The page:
Ornette Coleman



Ornette Coleman blew his way onto the jazz scene in 1959 with a band which played music in a way no-one had heard before. The music appeared to have dropped the conventions of fixed time and chord changes completely, instead allowing the musicians to engage in a kind of free expression. The approach became known as free jazz, and Ornette Coleman was universally recognised as its leader. During the later 1960s he wrote pieces which broke down the boundaries between jazz and classical music, and in the 70s he formed the band Prime Time, which is still touring and challenging musical conventions. If Coleman’s influence on other musicians was confined to the early days of free jazz alone, it would be enormous; the fact that he is still creating new agendas in music is an indication of the inspirational force he remains.

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Most people think of Ornette Coleman as the revolutionary saxophonist who created free jazz, but his explorations of the musical possibilities extend much beyond that and reveal a personal musical vocabulary free from prevailing conventions of harmonic, rhythmic, and melodic structures. Coleman’s innovations, later to be known as ‘harmolodics’, pointed out a new direction, and also established his place among a group of major 20th Century American composers such as Charlie Parker, Harry Partch, Charles Ives and John Cage.

Coleman was born in Fort Worth, Texas in 1930. He bought his first saxophone at age fourteen, performed with various rhythm and blues bands, and left the city at age 19. Things changed dramatically for him in 1958 with the release of his debut album, Something Else. In 1959, his quartet made its legendary debut in Greenwich Village. The music was unlike anything ever heard before, and became the source of a well-documented controversy. Composer-conductor Leonard Bernstein, composer Virgil Thompson and numerous writers and painters heralded the impact of Coleman’s arrival.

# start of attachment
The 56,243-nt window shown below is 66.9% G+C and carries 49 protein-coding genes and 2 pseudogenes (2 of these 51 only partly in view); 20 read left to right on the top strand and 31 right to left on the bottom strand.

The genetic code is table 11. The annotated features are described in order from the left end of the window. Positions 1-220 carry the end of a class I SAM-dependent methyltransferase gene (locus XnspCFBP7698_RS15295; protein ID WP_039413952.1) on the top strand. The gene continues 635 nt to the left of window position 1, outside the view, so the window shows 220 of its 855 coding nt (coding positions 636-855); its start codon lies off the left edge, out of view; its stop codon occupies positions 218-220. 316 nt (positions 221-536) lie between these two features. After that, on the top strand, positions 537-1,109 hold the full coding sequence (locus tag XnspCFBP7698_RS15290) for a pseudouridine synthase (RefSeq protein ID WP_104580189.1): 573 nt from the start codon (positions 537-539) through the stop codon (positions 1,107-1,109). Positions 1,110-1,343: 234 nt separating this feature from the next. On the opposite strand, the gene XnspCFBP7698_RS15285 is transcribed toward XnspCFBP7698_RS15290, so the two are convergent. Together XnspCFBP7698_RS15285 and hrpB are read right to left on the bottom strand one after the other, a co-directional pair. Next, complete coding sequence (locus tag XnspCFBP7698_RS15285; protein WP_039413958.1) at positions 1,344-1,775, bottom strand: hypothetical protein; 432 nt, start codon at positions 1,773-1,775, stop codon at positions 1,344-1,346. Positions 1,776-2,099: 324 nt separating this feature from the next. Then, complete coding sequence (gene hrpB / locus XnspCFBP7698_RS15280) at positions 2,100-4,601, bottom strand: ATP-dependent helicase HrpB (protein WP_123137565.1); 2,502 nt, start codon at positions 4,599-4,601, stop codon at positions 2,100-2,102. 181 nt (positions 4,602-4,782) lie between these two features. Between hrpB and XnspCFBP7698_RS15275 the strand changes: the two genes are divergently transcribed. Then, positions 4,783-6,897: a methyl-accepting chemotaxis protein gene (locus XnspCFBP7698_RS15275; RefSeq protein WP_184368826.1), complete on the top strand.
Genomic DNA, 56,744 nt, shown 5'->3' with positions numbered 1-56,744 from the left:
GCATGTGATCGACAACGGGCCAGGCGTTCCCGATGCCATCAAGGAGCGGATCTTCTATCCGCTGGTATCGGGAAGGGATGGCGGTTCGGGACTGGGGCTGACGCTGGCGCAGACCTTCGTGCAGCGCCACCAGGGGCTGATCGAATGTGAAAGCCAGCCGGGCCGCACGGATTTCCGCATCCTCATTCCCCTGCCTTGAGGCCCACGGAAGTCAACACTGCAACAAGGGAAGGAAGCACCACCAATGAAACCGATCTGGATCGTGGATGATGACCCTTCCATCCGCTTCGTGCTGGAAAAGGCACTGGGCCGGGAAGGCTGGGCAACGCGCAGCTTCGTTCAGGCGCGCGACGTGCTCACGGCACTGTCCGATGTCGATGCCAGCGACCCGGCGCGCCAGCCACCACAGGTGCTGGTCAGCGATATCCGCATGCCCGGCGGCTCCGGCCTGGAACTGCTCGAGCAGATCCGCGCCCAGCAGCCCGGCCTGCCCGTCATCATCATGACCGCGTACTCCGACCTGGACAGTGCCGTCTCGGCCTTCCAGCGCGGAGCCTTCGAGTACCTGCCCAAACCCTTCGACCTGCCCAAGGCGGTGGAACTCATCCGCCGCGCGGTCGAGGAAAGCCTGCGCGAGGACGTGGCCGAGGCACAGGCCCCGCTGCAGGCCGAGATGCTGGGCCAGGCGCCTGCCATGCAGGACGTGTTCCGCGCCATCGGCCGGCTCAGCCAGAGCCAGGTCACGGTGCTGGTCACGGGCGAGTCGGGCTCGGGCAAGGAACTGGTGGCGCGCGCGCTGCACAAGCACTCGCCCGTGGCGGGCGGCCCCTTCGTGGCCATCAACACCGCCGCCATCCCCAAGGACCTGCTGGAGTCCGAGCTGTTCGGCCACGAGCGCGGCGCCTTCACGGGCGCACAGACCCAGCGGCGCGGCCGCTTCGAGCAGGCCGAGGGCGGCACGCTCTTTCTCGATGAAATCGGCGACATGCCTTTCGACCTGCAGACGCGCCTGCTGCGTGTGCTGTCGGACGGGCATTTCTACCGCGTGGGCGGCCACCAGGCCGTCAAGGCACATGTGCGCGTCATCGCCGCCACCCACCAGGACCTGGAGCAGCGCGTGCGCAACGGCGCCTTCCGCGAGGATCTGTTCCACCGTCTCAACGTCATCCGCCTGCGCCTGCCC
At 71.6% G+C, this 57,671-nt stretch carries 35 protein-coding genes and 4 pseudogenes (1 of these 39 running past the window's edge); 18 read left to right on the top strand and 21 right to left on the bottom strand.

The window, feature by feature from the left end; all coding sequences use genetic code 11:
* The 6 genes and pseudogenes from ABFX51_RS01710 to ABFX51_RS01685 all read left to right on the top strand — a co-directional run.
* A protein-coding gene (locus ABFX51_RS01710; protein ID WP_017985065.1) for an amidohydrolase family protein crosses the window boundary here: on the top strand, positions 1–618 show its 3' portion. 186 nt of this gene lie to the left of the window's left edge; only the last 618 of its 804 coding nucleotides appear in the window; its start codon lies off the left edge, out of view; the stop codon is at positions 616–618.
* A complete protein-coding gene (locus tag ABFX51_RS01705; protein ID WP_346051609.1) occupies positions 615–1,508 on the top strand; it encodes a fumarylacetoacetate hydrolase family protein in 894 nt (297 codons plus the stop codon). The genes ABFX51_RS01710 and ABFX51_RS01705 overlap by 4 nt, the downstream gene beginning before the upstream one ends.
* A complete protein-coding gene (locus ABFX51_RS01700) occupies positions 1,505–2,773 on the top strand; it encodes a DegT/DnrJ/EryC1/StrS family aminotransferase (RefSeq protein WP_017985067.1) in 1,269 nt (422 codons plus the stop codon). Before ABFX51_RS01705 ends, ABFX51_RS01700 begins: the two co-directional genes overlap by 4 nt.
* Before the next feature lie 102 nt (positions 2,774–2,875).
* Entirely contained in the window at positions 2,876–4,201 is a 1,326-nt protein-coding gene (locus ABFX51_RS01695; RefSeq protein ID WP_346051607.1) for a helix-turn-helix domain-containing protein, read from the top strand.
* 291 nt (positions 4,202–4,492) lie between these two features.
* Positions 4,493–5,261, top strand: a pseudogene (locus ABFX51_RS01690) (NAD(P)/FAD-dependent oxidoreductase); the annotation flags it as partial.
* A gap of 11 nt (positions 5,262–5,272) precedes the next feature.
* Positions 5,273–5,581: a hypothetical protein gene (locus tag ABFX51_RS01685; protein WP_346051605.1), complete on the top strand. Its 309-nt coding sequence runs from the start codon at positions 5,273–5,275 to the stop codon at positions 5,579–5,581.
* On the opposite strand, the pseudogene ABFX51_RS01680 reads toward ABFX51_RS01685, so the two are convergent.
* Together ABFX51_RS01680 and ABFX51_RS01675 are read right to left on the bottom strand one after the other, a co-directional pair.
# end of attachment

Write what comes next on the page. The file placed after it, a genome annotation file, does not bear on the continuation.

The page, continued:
The quartet recorded two more albums, Free Jazz and The Shape of Jazz to Come, but in the mid-sixties when Atlantic Records severed its contract, Coleman withdrew from the public eye. During this period, aside from teaching himself to play the trumpet and the violin, he wrote several string quartets, woodwind quintets and symphonic works, and helped break down the boundaries between ‘modern jazz’ and ‘serious concert’ music. In 1972, the London Philharmonic performed his Skies of America symphonic suite. The work received its New York debut, with the complete ensemble, at Lincoln Center on July 4, 1972 with the American Symphony Orchestra, conducted by Leon Thompson.


In 1975 Coleman formed his current band, Prime Time, with two guitarists, two drummers, two bassists, and Coleman on sax, violin and trumpet. He says he set up his band so that the musicians do not have to be responsible for a particular role to relate to the composition or to the melody. Prime Time’s multi-layered melodies, polytonal and polyrhythmic textures, defined by Coleman as ‘harmolodics’, continued to shape the music of the period, not only jazz. He describes harmolodics as a system that allows every person to express their own emotions and ideas regardless of their languages, instruments, or role. Around the same time, Coleman’s travels throughout Africa resulted in the release of Dancing in Your Head. In the 1980s and following years, his diverse projects again brought him to the forefront of attention. Coleman’s wide-ranging musical contributions are represented not only by the music on more than 40 albums, but also by the many musicians his vision has inspired.



  1930  Born in Fort Worth, Texas
  1956 debut album, Something Else
  1959 debut performance at the Five Spot in New York, with Leonard Bernstein and John Hammond in the audience
  1960 Free Jazz
  1968 Skies of America symphonic suite performed by the London Philharmonic
  Early 1970's Travel in Morocco and Nigeria, playing with local musicians, culminating in Dancing in Your Head released in 1977
  1975 Prime Time band formed with two guitarists, two drummers, two bassists, and Coleman on sax, violin and trumpet
  1985 Hartford Real Art Ways retrospective, including performance of Coleman's recently composed chamber music; subsequent commissions for the Kronos Quartet, etc.
  1986 Ornette Coleman Festival at Carnegie Hall, NY
  1988 Honorary doctorate from the University of Pennsylvania
  1990  Honorary degree from the California Institute of the Arts
  1993 Honorary Degree from the Boston Conservatory of Music
MacArthur Fellowship
  1990's premiere of Architecture in Motion, Harmolodic ballet; soundtracks for Naked Lunch and Philadelphia
  2001 Awarded the Praemium Imperiale Prize for Music, Japan Art Association, Tokyo
  2015 Died June 11 in New York